Are you getting your health research from cartoons?

January 01, 2015
Volume 12    |   Issue 01

Do you know who Maggie Simpson and Edna Krabappel are? If you're a fan of a certain TV show, you'll recognize these names right away. If not, take a closer look at Maggie's last name. That's right! Maggie and Edna are characters on the animated adult sitcom "The Simpsons."

They certainly aren't scientists. In fact, they're not even real people. And they certainly didn't conduct research at Belford University (also fictional) with a colleague named Kim Jong Fun.

So why was their paper, entitled "Fuzzy, Homogenous Configurations," accepted by both the Journal of Computational Intelligence and Electronic Systems and the Aperito Journal of NanoScience Technology?

That's a good question.

Unfortunately, an entire industry has been built up by predatory journals. These journals send messages to scientists, offering to publish their work – for a fee, of course. Engineer Alex Smolyanitsky decided to expose them. He created the paper with a program called SCIgen, a random text generator. And he attributed his work to Maggie and Edna.

Here's a snapshot of the abstract, as published by Aperito: "The Ethernet must work. In this paper, we confirm the improvement of e-commerce. WEKAU, our new methodology for forward-error correction, is the solution to all of these challenges." For this "brilliant" analysis, one of the journals is trying to charge Smolyanitsky $459.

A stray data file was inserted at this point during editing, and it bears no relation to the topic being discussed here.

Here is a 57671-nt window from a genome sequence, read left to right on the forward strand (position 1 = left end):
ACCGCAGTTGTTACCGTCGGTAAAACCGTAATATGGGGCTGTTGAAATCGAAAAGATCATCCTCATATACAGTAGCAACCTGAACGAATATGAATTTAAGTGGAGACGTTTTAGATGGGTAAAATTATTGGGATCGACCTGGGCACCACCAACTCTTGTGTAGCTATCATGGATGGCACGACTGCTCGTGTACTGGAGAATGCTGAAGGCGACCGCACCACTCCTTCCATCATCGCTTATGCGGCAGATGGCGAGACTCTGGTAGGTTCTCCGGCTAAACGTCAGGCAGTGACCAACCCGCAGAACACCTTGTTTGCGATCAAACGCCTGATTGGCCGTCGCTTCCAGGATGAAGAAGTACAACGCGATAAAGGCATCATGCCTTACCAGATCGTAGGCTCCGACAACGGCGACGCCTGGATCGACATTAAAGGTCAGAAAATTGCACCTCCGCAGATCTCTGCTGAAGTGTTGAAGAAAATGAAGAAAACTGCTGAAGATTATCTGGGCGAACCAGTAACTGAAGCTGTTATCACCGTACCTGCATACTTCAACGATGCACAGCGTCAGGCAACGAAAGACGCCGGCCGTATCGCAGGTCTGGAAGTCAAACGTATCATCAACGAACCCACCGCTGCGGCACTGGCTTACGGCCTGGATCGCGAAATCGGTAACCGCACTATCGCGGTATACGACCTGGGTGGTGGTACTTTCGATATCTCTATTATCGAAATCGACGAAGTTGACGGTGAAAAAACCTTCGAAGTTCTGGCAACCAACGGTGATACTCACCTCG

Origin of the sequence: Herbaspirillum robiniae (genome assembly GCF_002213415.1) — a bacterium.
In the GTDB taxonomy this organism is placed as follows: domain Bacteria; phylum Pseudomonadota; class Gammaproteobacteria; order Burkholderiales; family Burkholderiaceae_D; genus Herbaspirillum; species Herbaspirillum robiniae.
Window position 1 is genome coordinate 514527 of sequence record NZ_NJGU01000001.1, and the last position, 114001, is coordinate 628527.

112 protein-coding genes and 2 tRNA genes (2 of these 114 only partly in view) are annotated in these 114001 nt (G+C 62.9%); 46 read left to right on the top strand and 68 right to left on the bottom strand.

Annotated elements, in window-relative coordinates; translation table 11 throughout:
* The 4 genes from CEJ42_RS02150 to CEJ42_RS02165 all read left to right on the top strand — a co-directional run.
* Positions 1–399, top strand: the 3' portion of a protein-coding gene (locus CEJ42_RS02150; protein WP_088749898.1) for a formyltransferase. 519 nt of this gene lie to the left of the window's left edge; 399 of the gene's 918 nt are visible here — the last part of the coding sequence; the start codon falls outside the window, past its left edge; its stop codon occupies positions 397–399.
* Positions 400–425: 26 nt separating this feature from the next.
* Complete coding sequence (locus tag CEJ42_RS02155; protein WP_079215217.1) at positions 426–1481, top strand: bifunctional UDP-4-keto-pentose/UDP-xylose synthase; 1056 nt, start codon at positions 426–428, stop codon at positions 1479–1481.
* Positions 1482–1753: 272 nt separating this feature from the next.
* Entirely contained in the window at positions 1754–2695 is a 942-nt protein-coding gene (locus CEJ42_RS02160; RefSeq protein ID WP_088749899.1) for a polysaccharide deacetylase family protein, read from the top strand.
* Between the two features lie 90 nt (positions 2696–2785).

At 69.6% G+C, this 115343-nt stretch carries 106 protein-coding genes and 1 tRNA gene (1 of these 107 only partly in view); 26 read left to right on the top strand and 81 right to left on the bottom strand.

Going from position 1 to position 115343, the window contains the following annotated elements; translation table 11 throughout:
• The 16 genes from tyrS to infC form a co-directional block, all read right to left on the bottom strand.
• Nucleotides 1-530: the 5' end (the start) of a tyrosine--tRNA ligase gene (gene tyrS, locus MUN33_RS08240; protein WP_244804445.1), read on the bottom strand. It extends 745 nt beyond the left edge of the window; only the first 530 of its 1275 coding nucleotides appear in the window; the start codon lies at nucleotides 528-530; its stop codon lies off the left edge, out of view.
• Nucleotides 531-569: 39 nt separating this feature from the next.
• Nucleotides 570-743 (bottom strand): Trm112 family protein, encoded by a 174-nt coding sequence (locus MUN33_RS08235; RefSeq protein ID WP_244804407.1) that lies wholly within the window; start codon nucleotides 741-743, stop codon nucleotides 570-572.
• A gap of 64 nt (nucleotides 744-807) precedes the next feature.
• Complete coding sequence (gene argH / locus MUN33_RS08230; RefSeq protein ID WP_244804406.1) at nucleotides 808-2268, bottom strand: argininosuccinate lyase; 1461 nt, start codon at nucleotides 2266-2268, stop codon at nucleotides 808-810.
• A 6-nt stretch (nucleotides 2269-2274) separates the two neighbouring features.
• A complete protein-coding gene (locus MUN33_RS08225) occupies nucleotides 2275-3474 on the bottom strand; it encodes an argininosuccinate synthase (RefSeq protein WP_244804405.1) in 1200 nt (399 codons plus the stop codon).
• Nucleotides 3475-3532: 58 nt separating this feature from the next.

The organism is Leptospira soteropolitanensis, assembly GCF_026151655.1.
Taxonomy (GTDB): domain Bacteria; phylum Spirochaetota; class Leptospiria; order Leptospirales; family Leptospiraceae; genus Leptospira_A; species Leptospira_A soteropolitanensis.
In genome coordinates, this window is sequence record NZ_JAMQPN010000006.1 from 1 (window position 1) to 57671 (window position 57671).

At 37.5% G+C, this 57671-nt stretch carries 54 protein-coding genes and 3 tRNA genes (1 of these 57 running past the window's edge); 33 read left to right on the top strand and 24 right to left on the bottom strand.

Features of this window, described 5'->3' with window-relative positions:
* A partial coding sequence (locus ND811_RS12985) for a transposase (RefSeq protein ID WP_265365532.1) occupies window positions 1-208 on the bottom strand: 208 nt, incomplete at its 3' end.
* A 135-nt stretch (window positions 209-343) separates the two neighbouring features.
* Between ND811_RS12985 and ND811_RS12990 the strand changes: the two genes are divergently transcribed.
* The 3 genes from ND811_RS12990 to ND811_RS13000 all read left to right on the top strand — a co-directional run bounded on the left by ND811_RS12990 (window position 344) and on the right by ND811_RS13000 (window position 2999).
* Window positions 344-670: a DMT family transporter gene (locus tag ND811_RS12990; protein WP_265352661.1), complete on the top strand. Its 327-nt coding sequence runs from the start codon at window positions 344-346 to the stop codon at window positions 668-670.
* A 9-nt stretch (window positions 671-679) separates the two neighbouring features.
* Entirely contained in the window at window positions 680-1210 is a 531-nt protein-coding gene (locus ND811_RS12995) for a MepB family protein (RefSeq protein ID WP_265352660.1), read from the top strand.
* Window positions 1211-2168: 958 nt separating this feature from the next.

This isn't the first time journals like these have been exposed for publishing nonsense. Others have submitted completely made-up papers – and accepted. There's no review process, and these journals make their money by charging the authors, rather than by selling subscriptions, the way legitimate journals do. Jeffrey Beall, a librarian at the University of Colorado, has been keeping track of these predatory journals to help warn researchers against their tactics. The list currently contains 550 publishers and journals.

This is troubling news because it means that good research is harder to find. It's essential that the studies we base decisions about our health and our lives on are legitimate and accurate. Fortunately, you've come to the right place for accurate information. I cite studies only from legitimate journals. Cartoon characters might improve our health with stress-relieving laughter, but there's no place for them in our research.

Your voice of reason in Women's Health,

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